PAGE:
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PhD Degree Program, Transport & Logistics

I wish to enroll in the doctoral program in Transportation and Logistics at XXXX State University because there is a real need in my country to improve the supply chain of natural resources such as petroleum and mineral resources. At present, Saudi Arabia's problem is that too much private investment has created monopolies, rather than encouraged the healthy competition that drives innovation. In many respects, I see this situation as the opposite of the progressive trend I have observed in the United States, since arriving here in 2008. I therefore envision the Saudi government playing a greater part in the regulation of the natural resources sector, which is why I aspire to one day becoming The Minister of Petroleum and Mineral Resources.

 Of course, I realize it is impossible for any person to single handedly bring about a complete reform of the supply chain, irrespective of the merit of the respective policies. Real change has to be generated from below, which is why I would, in the first instance, use my studies to obtain a university teaching position, with a focus on Accounting, Economics, and logistic and supply chains. One of the strategic points I would emphasize to students is that the correct usage of information technology is especially important because it can help lower the entry costs in the supply chain by facilitating appropriate planning and thereby preventing the unnecessary waste of precious resources that usually results whenever there is a monopoly. I believe that once these measures have been implemented on a sufficient economy of scale, the Saudi government will feel more inclined to invest in public infrastructure, such as roads, to help facilitate the greater number of logistical supply chains that will open up, once the entry barriers to the petroleum and mineral resources industries have been lowered. 

In addition to what I have observed in the United States, I feel my optimism is justified because I have worked for the Saudi Electric Company, where my responsibility was to analyze government accounts. This experience helped me develop a very good understanding of how and why the government allocates its expenditure in the way that it does. In addition to these analytical abilities, I count myself fortunate because I possess the communication skills that should enable me to act as a mediator between the private and public sectors. I had an opportunity to hone these skills upon receipt of a scholarship from the Ministry of Education. By combining these analytical and communicative skills, I hope to play a constructive role by helping ensure that suppliers and customers understand one another and stand to mutually benefit from improved product fulfillment. As a supply chain manager, it would be my job to plan procurement, inventory control, logistics, distribution, vendor management, cost reduction, and overall improvement to the process as a whole. I am confident that I already possess the system knowledge that will be required to implement these reforms, having learnt Accounting, Information Systems and data management using SPSS and SQL server.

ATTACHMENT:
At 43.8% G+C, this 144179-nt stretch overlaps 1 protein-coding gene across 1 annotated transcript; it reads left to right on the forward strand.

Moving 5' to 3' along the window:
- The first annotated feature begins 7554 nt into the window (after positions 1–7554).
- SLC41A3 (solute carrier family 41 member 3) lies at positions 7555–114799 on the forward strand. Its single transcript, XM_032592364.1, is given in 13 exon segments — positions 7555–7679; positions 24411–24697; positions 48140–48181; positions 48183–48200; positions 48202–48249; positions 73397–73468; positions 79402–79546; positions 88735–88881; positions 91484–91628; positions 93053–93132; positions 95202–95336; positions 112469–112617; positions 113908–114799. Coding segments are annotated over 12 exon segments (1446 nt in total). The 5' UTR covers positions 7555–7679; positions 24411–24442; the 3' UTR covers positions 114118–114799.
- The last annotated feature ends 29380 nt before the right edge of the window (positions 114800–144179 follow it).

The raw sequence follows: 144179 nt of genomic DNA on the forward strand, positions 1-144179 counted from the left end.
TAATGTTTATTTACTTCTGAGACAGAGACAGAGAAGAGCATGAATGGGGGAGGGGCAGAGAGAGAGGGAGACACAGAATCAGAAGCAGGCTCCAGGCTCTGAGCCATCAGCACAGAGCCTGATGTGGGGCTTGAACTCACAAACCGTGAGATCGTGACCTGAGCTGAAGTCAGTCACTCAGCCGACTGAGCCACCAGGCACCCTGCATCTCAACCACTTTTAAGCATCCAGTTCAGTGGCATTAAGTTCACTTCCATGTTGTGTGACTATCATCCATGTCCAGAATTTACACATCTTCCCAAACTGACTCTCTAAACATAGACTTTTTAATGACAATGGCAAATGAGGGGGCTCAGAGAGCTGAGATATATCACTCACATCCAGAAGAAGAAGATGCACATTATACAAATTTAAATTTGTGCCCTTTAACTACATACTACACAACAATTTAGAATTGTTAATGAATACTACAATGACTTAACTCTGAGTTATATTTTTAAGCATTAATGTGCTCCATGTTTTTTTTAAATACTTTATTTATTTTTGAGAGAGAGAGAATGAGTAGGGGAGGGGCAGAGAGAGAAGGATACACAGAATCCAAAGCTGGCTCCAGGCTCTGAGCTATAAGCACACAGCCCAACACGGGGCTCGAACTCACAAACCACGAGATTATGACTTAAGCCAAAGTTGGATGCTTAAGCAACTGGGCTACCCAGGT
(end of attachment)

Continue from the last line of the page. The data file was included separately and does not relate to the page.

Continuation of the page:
Following graduation, I am also interested in using my research to improve the global supply chain. Becoming a CEO in the largest petrochemical company in my country would be particularly useful in this respect, as it would present an opportunity to share ideas and build working relationships.